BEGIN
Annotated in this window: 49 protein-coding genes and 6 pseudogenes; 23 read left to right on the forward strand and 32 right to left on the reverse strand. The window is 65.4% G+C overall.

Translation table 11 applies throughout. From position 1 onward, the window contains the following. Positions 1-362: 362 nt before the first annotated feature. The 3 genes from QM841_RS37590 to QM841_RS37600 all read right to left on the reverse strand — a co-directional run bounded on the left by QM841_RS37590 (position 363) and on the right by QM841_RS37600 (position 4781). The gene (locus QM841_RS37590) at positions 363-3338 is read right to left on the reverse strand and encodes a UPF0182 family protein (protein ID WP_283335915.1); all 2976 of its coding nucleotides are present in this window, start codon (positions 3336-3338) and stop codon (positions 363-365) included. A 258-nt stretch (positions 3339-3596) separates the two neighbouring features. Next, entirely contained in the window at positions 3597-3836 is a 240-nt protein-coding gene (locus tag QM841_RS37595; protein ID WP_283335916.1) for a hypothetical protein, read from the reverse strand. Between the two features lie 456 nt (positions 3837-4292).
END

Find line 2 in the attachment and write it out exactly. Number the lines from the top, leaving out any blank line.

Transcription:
Translation table 11 applies throughout. From position 1 onward, the window contains the following. Positions 1-362: 362 nt before the first annotated feature. The 3 genes from QM841_RS37590 to QM841_RS37600 all read right to left on the reverse strand — a co-directional run bounded on the left by QM841_RS37590 (position 363) and on the right by QM841_RS37600 (position 4781). The gene (locus QM841_RS37590) at positions 363-3338 is read right to left on the reverse strand and encodes a UPF0182 family protein (protein ID WP_283335915.1); all 2976 of its coding nucleotides are present in this window, start codon (positions 3336-3338) and stop codon (positions 363-365) included. A 258-nt stretch (positions 3339-3596) separates the two neighbouring features. Next, entirely contained in the window at positions 3597-3836 is a 240-nt protein-coding gene (locus tag QM841_RS37595; protein ID WP_283335916.1) for a hypothetical protein, read from the reverse strand. Between the two features lie 456 nt (positions 3837-4292).